Discipline in the insurance-linked securities (ILS) and collateralized reinsurance market at the recent June and July 1st renewals has helped reinsurance rates begin to stabilise, as supply and demand equalises in peak property catastrophe zones, according to Willis Re.
The reinsurance broker says that pricing stabilisation continued to become more apparent at the July 1st renewals, with pricing slowdowns in peak property catastrophe zones noticeable. After the relentless pace of price declines, any sign of a slowdown in rate decreases will be welcomed by the market.
In its latest Willis Re 1st View reinsurance renewal report, the broker explains that competition remains fierce for access to catastrophe risks, but even under competitive conditions discipline is evident and that is helping to stem the tide of price decline.
“Signs of reinsurance pricing stabilization are starting to emerge in peak property catastrophe zones as supply and demand begins to equalize,” Willis Re explains.
The trend towards stabilisation of reinsurance pricing is down to a number of factors, Willis Re explains.
Firstly, the “significant increase” in demand for catastrophe reinsurance capacity in Florida is seen as helping to soak up some of the excess capital in the marketplace.
Secondly, Willis Re notes that the “recent swell in capacity from collateralized reinsurance markets” appears to have slowed down. The broker also notes that a number of the ILS markets are “showing pricing discipline” by reducing the amount of capacity they are willing to offer to cedents.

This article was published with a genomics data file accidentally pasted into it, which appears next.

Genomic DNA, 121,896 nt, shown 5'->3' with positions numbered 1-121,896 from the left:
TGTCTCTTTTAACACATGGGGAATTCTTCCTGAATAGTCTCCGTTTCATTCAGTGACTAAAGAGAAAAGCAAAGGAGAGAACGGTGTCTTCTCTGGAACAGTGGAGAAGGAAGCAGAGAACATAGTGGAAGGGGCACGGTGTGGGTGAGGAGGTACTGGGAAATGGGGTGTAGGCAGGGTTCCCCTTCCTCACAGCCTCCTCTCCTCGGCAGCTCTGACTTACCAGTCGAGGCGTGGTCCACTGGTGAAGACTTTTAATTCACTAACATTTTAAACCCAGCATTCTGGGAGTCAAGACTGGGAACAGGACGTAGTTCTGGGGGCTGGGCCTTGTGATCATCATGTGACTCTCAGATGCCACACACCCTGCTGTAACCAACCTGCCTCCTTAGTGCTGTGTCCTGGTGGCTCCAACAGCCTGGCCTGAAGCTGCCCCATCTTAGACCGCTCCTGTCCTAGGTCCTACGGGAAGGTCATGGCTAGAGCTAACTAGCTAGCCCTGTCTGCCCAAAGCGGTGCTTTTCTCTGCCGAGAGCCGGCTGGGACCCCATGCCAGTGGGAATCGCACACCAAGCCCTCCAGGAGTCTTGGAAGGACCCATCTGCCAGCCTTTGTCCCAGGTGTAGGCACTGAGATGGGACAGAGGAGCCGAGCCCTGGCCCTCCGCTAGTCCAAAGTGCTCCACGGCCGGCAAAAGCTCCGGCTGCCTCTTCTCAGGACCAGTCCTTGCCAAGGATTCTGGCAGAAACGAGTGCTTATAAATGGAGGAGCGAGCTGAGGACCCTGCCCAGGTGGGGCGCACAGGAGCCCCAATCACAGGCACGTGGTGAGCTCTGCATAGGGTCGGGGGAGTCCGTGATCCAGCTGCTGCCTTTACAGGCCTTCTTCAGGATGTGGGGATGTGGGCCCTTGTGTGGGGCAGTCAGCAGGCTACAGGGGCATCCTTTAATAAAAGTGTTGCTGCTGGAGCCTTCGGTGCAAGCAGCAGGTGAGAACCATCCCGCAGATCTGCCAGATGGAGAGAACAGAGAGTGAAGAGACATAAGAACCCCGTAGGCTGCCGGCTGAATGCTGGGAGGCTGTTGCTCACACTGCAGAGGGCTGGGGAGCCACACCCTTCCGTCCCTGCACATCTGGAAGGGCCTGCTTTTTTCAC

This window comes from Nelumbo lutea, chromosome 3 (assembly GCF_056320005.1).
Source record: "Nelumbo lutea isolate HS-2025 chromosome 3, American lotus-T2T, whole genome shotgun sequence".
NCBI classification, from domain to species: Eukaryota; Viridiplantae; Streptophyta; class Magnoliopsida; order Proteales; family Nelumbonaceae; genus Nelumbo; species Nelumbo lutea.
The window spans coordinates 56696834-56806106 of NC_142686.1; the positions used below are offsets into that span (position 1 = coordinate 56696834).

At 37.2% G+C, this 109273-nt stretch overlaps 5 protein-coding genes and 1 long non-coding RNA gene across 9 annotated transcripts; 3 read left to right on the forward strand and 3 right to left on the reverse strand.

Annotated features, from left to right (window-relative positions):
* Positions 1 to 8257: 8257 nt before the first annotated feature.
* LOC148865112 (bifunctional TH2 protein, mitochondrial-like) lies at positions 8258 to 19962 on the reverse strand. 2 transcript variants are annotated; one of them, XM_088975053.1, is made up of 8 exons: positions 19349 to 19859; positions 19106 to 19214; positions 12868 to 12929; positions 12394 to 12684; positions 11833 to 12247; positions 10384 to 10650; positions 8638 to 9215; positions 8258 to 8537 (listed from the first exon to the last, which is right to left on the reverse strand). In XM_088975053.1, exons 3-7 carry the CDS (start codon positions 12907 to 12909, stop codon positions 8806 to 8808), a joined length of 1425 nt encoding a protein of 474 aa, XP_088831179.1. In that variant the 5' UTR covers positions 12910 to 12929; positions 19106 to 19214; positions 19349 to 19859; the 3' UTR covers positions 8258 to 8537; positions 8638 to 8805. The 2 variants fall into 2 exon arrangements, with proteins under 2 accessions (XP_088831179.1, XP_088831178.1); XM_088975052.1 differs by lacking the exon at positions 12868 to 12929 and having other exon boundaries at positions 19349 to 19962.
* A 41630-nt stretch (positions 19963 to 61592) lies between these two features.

Evidence from the catastrophe bond and industry loss warranty (ILW) market would seem to support this claim, as cat bond spreads have actually increased in recent months suggesting ILS investors have found their lowest point for return appetite, while ILW pricing seems to have bottomed out as well.
It seems rude not to mention that a number of large traditional reinsurers have also been reducing the capacity on offer to certain peak peril regions, as they also seek to remain disciplined on price and appear to have reached, or at least neared, a floor.
Willis Re also notes that the pull-back on availability of some collateralized reinsurance capacity limits has also affected traditional reinsurers who have relied on this for retrocession.
John Cavanagh, Global CEO of Willis Re, commented; “The June 1 and July 1 2015 renewal season offers reinsurers some hope. With the North Atlantic Hurricane season now underway, even if the predicted low-level of hurricane activity is realized, the outlook for 2016 might not be quite as bleak as may have been inferred from the January and April 2015 renewals.”
There are further pockets of increased demand, the broker explains, with some reinsurers offering “sufficiently attractive terms for some buyers to expand their proportional reinsurance buying.”
Additionally, the report notes that the insurance and reinsurance “M&A frenzy” continues, something we’ve seen evidence of in the last two days with the Willis-Towers Watson and ACE-Chubb deals.
Willis Re notes that; “Despite the unappealing short-term outlook for nearly all companies across the sector, such activity is helping to maintain current high valuations.”
And despite the unappealing outlook investor interest in accessing the returns of reinsurance businesses remains high, Willis Re says.
“Despite the diminishing underwriting and investment returns being delivered by the reinsurance industry, investor capital continues to be attracted to the sector, with some of the insurance-linked securities (ILS) funds backing collateralized re, catastrophe bonds, and other solutions showing strong year-on-year growth of their assets under management,” Cavanagh wrote in the report.
And it’s not just ILS managers and funds seeing increases in capital, Cavanagh explained, investors are also increasingly involved in direct investments and acquisitions.
“In addition to investing in ILS funds, fresh non-industry capital has also been making its presence felt through direct investment or acquisitions,” he wrote.